A Short Case Study: Is It Odontogenic Pain in the Upper Right Quadrant?

Rico D. Short, DMD


A patient came in with severe pain in the upper right quadrant. She had gone to urgent care, which gave her antibiotics because they thought she had a sinus infection. The pain got better for a week but came back. She then went to her dentist, and he did not see anything.

After she found me on social media with my “SHORT Case of the Day,” she came to my office for a consult. The periapical radiograph did not show any obvious pathology. Tooth No. 3 had a previously treated root canal with a post and a crown (Figure 1). Tooth No. 4 was pulp-tested normal.

I took a large-field-of-view CBCT using a Carestream CS 8100 (Figure 2). The axial view showed pathology associated with the mesiobuccal (MB) root and a missed second mesiobuccal canal (MB2) (Figure 3). The coronal view showed pathology where the MB2 would exit (Figure 4). The sagittal view showed pathology associated with the MB root (Figure 5). However, the coronal view of the palatal root showed no pathology (Figure 6). The distobuccal (DB) root was short, but there was no pathology there as well.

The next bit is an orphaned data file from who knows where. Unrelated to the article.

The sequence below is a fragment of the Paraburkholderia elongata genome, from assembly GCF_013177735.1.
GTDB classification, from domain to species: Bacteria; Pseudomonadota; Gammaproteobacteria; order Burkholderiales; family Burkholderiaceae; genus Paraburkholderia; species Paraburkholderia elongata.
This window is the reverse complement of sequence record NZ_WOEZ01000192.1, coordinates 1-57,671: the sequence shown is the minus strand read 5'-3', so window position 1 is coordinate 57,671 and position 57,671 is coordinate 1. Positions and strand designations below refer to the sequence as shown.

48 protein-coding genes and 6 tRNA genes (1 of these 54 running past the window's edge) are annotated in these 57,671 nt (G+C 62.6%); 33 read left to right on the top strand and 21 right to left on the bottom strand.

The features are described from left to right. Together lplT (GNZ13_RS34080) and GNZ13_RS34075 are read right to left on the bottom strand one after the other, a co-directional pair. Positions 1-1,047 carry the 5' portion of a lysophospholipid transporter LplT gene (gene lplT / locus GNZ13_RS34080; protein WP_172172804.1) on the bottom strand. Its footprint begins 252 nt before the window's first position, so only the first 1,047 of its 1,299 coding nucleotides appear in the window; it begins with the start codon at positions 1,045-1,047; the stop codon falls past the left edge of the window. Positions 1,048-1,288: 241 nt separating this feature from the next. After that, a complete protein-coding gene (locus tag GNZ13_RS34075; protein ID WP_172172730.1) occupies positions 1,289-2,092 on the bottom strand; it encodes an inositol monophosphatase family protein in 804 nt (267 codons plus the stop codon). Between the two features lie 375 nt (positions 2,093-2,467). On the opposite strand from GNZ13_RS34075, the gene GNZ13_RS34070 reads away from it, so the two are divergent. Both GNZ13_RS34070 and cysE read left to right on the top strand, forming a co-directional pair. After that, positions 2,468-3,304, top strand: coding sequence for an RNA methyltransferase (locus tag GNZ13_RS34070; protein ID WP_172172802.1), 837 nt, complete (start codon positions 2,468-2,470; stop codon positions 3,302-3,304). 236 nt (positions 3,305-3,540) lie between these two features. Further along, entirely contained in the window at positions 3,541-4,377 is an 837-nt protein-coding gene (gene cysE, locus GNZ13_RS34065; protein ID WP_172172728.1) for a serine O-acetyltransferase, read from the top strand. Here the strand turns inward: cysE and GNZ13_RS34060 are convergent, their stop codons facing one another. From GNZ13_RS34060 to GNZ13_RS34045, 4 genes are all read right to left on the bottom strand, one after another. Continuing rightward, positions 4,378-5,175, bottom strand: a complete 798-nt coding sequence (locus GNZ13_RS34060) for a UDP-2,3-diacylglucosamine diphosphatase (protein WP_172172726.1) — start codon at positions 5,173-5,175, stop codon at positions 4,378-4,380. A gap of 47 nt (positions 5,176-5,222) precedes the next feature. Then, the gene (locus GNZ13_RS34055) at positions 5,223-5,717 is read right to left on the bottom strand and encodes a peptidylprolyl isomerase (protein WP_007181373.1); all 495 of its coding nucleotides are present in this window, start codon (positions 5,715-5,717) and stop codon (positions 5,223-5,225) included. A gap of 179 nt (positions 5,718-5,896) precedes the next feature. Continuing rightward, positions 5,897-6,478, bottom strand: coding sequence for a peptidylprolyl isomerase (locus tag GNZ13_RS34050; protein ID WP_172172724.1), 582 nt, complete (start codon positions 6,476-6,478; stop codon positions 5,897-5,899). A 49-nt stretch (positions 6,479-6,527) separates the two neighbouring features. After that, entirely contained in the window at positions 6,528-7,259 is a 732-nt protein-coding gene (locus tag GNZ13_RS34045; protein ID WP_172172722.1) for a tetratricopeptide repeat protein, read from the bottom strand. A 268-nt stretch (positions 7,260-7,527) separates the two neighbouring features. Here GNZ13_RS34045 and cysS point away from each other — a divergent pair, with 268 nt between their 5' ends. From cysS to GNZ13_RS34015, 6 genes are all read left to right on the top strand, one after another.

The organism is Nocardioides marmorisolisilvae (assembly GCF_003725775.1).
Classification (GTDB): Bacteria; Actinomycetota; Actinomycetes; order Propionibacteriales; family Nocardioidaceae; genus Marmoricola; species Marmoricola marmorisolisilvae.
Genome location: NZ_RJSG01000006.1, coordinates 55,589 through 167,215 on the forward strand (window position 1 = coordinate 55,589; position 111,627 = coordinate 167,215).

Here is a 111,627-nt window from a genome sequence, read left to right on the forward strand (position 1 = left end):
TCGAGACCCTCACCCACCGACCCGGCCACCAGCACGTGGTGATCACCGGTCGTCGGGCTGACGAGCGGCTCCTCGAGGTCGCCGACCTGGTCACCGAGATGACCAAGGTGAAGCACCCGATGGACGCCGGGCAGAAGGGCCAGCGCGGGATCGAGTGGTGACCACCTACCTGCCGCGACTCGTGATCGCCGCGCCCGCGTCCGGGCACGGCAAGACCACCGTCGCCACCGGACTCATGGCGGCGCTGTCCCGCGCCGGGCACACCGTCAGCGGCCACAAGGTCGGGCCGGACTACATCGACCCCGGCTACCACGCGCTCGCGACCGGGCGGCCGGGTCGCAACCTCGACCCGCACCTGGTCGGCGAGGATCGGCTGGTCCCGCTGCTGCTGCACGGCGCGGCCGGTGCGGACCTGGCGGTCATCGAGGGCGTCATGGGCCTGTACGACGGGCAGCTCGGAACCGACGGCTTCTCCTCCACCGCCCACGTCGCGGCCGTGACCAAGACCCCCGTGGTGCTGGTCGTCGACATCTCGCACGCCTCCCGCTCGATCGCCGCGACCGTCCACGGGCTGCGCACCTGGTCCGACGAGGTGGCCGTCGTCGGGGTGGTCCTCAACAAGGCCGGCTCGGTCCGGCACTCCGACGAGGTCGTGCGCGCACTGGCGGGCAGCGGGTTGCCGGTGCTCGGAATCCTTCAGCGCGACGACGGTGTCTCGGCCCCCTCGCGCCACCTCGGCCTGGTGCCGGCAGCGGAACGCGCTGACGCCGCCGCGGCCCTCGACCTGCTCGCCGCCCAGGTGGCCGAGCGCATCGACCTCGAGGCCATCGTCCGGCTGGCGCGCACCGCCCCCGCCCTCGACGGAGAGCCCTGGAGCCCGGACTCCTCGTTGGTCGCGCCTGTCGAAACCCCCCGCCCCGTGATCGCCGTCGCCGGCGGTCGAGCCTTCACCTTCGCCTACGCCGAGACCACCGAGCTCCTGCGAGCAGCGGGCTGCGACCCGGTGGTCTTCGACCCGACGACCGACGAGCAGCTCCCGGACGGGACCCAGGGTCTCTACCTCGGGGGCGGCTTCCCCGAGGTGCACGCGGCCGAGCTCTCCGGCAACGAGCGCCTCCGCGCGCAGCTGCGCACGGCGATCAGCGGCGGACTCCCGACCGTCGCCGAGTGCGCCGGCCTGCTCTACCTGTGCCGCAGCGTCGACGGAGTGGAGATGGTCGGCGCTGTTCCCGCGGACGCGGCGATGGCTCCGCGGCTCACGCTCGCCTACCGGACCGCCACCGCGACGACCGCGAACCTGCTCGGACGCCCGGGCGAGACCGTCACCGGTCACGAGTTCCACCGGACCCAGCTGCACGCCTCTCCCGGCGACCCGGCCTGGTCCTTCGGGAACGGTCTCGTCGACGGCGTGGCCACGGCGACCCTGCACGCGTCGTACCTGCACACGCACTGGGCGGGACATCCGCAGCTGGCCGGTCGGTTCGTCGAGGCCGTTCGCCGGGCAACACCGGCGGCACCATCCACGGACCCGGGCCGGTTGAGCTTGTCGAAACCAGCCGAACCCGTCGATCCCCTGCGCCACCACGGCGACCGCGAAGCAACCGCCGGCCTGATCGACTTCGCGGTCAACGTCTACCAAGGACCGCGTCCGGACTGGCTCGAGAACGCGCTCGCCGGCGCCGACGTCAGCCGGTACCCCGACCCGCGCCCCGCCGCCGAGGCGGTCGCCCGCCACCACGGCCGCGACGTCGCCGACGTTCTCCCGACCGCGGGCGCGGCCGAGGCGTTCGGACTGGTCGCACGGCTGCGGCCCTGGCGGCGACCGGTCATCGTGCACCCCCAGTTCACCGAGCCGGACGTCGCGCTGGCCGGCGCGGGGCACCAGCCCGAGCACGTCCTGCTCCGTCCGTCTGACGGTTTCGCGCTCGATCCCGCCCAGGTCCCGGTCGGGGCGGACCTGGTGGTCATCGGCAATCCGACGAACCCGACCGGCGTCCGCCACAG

Figure 2. A Carestream CS 8100 provided a large field of view CBCT scan. Figure 3. There was a pathology associated with the MB root and a missed MB2.
Figure 4. The coronal view revealed pathology where the MB2 would exit Figure 5. The sagittal view showed pathology associated with the MB root.
Figure 6. The coronal view of the palatal root showed no pathology. Figure 7. The patient was asymptomatic during the follow-up visit.

I retreated tooth No 3. I also located and treated an MB2. It had a single portal of exit. The MB2 is there 90% of the time and has a single port of exit 40% of the time on maxillary first molars. I retreated the MB and DB roots as well. I did not retreat the palatal root due to the large post, and there was no pathology. Removing this post could further weaken the tooth.

The patient returned for a follow-up completely asymptomatic (Figure 7). The CBCT allowed me to visualize the source of the pathology as well as which root the pathology was located in, while helping me avoid unnecessary treatment on the palatal root.

Dr. Short attended the Medical College of Georgia School of Dentistry to attain a DMD degree in 1999. In 2002, he earned his post-doctorate degree in endodontics from Nova Southeastern University and then became a Diplomate of the American Board of Endodontics in 2009. Dr. Short is an expert consultant in endodontics to the Georgia Board of Dentistry, author, speaker, and assistant clinical professor at the Dental College of Georgia in Augusta. His private practice, Apex Endodontics PC, is located in Smryna, Ga. He can be reached at dr.short@yahoo.com.

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